So the kind of eugenic project in the U.S. and in the U.K. was always tied up with these ideas of monitoring and eliminating disability and kind of this goal for ensuring the fitness of individual bodies by monitoring who and who couldn’t have children. And if we think about that as a kind of disabling narrative, then even the emperor in the Dune universe, is suffering from this eugenic program and that he’s denied the ability to have, children.

He has, he’d have female hair, female children, but not male children. And so in a sense, he is disabled by the system that he finds himself in. So I think Dune gives us a way to look at disability and kind of take the concepts and discourses around disability and eugenics and think about how they up.

And individuals in our science fiction, even when we see them in these extraordinary circumstances.

Kara: I’m really interested in your take on it. I definitely never thought about the disability angle until your work. And then suddenly it made so much sense to, to view Paul through that lens because he is a, I think quite conflicted character. He’s. Not a stereotypical hero. In some ways is, but then in many ways it’s not.

Herbert was trying to put warnings there. Not everybody gets them when they read that story. But, and I think you, you bring up the complicated nature of the Bene Gesserit as well. So they’re, Bene Gesserit are my focus area. My most favorite thing to focus on. But they’re complex and they’re not 100 percent good or 100 percent bad.

They’re definitely gray characters, which some people find hard to wrap their heads around. People want to put them in a box and I really resist the idea of putting them in a box. But yes, they are conducting a breeding program, across centuries to try to control and, but then at the same time, like you’re talking about the emperor.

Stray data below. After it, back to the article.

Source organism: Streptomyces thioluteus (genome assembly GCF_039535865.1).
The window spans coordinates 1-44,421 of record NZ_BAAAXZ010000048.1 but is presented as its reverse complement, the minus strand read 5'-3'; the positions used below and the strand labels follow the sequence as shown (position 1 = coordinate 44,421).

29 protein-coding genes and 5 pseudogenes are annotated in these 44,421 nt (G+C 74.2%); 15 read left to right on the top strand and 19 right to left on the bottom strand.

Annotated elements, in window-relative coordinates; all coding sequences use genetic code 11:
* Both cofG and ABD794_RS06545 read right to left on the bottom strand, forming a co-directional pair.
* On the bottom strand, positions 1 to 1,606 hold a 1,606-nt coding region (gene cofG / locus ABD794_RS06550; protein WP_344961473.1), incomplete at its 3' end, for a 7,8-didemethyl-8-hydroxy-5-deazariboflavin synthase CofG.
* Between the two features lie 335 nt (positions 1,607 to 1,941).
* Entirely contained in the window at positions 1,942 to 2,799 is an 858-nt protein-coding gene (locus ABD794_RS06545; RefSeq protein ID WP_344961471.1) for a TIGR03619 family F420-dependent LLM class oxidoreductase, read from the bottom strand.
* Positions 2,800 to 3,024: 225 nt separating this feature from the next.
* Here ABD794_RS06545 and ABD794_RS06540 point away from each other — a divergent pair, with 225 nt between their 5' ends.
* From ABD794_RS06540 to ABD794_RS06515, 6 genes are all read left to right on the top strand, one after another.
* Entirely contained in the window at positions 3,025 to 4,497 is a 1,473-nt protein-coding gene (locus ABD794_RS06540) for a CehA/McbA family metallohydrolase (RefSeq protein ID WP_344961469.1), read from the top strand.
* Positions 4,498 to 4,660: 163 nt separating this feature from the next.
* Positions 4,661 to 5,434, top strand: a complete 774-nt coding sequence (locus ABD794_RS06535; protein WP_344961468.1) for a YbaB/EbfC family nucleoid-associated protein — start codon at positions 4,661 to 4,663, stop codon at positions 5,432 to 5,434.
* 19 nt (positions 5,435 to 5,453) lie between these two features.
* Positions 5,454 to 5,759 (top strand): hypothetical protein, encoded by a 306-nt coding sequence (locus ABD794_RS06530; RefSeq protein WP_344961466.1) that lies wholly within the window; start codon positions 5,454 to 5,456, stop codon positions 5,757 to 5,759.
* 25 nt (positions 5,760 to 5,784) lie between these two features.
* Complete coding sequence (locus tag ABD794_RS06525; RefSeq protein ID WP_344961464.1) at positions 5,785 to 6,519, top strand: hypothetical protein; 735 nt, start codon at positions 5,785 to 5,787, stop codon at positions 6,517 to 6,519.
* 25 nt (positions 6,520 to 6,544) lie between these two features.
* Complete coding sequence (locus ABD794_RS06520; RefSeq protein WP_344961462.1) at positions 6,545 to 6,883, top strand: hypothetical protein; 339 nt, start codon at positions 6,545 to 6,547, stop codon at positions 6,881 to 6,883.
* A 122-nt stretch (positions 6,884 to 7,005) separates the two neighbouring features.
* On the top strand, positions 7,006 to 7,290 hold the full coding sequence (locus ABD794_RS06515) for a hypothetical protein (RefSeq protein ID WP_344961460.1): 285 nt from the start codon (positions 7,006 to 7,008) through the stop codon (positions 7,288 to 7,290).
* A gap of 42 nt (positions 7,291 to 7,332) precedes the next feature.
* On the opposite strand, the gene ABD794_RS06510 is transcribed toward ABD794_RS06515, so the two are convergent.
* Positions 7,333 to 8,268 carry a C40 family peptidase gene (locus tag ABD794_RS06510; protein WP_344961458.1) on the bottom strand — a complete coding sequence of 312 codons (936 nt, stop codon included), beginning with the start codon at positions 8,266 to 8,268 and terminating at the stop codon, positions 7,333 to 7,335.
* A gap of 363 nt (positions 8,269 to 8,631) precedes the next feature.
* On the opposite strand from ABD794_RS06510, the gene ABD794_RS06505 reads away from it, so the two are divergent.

Like by controlling reproduction they really harness that ability that women have to reproduce and so doing are able to have this channel of influence and in guiding events and controlling the lineage, right? Which is a really, in the medieval feudal setting that Herbert gives us that’s everything.

Having a male heir is what kind of sets the whole events of the novel in motion because Jessica doesn’t have a daughter like she’s supposed to. But then at the same time, they’re criticized for wanting to have this male Kwisatz Haderach, why can’t it be a female Kwisatz Haderach? And that’s a valid question, but I think they’re, the amount of abilities that their bodies have, that they train their bodies to have is really extraordinary for science fiction especially because it’s not technology that enables it.

A lot of science fiction is, Here’s some gadget, or here’s some enhancement, or here’s some robot that makes people be able to do something extra. And Herbert was really interested in what if the body could do it just by being trained? You don’t, they don’t need to have a weapon, they don’t need to have anything else they just can do it by themselves.

And I think that’s, for me, is what’s really empowering about the Bene Gesserit. Can you all tell me what you find most rewarding, but also what do you find most challenging about researching dune?